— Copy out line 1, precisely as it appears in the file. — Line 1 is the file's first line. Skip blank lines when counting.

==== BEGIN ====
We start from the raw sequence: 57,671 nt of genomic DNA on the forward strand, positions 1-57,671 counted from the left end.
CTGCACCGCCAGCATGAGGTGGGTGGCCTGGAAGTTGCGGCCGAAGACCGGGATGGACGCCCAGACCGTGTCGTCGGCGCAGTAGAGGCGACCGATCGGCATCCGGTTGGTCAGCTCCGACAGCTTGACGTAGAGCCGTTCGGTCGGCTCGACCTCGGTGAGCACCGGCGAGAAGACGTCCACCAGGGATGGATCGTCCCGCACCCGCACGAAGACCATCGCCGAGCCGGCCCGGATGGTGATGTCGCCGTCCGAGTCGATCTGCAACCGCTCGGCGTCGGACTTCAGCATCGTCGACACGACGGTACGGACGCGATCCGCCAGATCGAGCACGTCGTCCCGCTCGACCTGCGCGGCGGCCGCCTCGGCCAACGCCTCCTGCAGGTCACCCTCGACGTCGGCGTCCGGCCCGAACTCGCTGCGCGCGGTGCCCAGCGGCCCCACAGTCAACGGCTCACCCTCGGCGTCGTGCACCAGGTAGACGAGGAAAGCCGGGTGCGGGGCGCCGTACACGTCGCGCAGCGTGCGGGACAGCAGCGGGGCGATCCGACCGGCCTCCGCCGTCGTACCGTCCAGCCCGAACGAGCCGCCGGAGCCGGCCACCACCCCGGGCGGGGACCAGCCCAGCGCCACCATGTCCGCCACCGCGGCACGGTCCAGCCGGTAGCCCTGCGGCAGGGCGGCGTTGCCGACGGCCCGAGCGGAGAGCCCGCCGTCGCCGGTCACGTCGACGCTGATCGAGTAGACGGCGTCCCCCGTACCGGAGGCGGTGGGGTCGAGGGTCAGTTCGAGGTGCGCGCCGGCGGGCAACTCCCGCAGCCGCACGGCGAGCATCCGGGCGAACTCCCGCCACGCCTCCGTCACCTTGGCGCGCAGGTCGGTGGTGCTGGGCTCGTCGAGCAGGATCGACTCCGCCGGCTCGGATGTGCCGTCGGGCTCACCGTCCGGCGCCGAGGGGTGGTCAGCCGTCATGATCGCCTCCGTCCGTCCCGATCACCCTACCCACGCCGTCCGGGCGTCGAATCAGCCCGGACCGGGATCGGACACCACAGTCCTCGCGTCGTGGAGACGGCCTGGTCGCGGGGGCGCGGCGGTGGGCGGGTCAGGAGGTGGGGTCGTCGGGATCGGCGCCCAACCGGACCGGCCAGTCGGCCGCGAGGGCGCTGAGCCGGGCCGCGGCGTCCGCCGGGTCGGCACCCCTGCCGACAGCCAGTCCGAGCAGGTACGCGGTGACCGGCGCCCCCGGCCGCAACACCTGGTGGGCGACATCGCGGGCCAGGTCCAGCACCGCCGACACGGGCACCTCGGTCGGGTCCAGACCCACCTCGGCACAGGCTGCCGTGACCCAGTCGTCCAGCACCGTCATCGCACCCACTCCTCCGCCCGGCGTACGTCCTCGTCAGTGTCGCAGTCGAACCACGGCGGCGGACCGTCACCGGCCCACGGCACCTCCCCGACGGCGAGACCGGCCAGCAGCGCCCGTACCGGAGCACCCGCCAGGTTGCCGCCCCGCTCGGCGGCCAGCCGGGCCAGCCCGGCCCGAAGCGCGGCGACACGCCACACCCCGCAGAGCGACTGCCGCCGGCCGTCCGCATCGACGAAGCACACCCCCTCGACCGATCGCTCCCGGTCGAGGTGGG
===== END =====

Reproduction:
We start from the raw sequence: 57,671 nt of genomic DNA on the forward strand, positions 1-57,671 counted from the left end.